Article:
139th overall: The Jets nabbed this pick from the Seattle Seahawks through trading RB and Return Specialist Leon Washington and a 7th round draft pick (220th overall). I'd suggested trading for Washington when he was tagged with a second-round tender; a fifth-rounder seems like a steal for a guy who may have been able to be a Kevin Faulk replacement, long-term. 

Of note: in trading out Leon Washington, the Jets had a hole at RB... which they promptly closed with FB John Connor. Some Pats fans were campaigning for Connor; however, it's not clear whether his popularity is because he's a useful footballer or because he has the name of the leader of the Resistance against the Skynet and the Terminators (PS: next guy picked was named Ed Wang. Just so you know).

150th overall: continuing the awesome name trend, the Patriots select Punter Zoltan Mesco. Some Pats fans are upset about the seemingly high round; however, the next punter off the board was only 22 picks later, and Mesco seemed to be the unanimous top punter in the draft. The Pats got their man, and now they can pair him with stud gunners Devin McCourty and Kyle Arrington and make punt returners in the league soil themselves. Excellent.

153rd overall: The pick New England gave to the Bucs for TE Alex Smith; no players mentioned as possible Patriots were in the area. No harm done?

158th overall: The Pats traded Le Kevin Smith to Denver for this pick; it was then sent to Oakland in exchange for bumping down the Burgess pick from a third to a fourth-rounder.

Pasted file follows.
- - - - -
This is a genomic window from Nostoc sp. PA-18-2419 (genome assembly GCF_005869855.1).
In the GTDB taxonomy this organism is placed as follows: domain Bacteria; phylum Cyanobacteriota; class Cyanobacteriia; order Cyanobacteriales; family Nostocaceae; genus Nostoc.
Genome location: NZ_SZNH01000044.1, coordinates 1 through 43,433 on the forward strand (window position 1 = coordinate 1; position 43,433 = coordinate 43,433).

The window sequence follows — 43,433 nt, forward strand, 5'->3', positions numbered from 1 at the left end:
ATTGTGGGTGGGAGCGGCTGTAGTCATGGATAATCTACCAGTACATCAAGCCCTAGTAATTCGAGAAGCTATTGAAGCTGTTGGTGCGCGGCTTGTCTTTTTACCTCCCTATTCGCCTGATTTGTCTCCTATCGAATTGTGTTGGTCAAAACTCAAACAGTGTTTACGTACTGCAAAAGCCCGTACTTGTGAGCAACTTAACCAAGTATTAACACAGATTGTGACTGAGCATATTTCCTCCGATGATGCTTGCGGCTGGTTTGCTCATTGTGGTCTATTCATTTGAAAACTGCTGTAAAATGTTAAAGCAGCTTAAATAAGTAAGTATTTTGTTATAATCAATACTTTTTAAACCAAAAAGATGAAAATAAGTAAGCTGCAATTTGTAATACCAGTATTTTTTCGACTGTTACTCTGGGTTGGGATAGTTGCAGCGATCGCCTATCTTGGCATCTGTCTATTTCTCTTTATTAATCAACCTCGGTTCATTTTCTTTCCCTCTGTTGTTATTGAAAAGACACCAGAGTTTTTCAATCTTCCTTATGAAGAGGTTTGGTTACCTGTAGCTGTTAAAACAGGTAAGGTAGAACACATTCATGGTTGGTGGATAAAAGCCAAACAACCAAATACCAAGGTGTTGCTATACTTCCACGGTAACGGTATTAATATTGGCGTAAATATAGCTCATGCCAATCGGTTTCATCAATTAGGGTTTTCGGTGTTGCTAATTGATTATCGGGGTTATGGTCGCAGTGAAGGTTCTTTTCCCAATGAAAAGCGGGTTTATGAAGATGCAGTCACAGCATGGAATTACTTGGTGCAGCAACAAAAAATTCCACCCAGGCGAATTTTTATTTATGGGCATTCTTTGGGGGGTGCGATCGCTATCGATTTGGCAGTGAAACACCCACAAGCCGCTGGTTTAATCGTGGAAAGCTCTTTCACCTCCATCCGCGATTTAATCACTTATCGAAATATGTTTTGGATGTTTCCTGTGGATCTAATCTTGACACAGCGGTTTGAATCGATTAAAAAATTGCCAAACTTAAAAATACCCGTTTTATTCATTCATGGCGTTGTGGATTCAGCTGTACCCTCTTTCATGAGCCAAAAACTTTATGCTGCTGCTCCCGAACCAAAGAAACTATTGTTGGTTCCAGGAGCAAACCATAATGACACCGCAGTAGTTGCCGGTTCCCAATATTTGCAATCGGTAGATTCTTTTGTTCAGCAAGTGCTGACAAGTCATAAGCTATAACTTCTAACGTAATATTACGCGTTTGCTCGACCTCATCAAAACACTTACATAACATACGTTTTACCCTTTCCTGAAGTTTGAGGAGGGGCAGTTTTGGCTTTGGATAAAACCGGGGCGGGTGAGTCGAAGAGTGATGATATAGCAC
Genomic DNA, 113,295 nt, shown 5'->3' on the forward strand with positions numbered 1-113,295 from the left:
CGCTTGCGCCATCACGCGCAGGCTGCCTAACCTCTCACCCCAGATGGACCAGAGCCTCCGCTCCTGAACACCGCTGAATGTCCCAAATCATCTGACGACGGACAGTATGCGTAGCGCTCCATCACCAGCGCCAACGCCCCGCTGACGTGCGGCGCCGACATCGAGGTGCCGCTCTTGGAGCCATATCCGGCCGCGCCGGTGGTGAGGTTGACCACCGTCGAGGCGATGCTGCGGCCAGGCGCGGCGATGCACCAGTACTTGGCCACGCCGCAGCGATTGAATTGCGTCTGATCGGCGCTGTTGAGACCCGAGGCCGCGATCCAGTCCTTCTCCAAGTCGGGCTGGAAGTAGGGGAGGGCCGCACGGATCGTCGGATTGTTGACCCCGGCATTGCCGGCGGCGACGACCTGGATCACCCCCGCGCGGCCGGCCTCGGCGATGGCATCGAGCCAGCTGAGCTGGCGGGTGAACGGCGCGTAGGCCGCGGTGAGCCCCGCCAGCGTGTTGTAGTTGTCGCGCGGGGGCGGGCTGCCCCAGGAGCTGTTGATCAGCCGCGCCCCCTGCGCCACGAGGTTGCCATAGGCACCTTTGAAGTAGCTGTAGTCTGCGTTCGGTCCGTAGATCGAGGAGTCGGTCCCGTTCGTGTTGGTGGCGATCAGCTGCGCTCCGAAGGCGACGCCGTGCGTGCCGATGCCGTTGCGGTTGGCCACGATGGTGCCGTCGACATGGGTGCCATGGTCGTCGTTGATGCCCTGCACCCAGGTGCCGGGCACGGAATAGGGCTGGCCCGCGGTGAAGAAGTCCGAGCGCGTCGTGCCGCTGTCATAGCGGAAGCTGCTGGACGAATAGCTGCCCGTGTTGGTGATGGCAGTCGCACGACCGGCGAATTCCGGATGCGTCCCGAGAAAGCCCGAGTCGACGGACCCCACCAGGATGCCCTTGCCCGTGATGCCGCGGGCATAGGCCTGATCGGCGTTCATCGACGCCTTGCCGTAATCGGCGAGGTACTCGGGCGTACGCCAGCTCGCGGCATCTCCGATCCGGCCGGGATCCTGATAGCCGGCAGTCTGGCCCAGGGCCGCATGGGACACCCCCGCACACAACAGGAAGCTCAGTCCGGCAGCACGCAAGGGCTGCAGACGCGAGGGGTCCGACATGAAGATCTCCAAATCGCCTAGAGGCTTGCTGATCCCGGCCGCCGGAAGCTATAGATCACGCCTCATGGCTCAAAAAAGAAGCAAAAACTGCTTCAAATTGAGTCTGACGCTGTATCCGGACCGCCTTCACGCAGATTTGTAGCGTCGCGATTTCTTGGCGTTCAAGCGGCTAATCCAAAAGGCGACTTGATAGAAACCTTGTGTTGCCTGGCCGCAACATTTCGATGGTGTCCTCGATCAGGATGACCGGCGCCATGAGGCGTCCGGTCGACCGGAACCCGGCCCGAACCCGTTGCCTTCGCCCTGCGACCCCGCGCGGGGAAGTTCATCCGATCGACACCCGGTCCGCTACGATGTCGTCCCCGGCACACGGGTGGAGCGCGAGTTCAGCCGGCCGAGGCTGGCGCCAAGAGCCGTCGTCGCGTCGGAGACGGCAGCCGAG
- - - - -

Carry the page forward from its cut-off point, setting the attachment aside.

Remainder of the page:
Of note: the pick was eventually used on Boston College Center Matt Tennant; he'd been mentioned as a possible Patriot, and the Pats eventually drafted a Center. Could Tennant have been a Pat but for the Burgess trade? Perhaps.

Sixth Round

188th overall: The Pittsburgh Steelers selected RB Jonathan Dwyer. Dwyer had his supporters among the Pulpit; however, he was clearly not preferred by the Pats, who selected a punter over Dwyer.

197th overall: The Houston Texans selected Return Specialist Trindon Holiday; Holliday also had his supporters on the Pulpit to take over the KR/PR role from injured Wes Welker. However, the first-round selection of Special Teams stud Devin McCourty probably put a damper on any plans the front office might have had in selecting a Return Specialist.

205 overall (compensatory pick): The Patriots selected Center Ted Larsen from North Carolina State. Larsen's an interesting player, having only been a recent conversion to Center after spending most of his career as a D-lineman. Playing on both sides of the ball probably makes him an interesting project to Belichick and co; at the very least, the ability to block and tackle might make him a decent special teamer.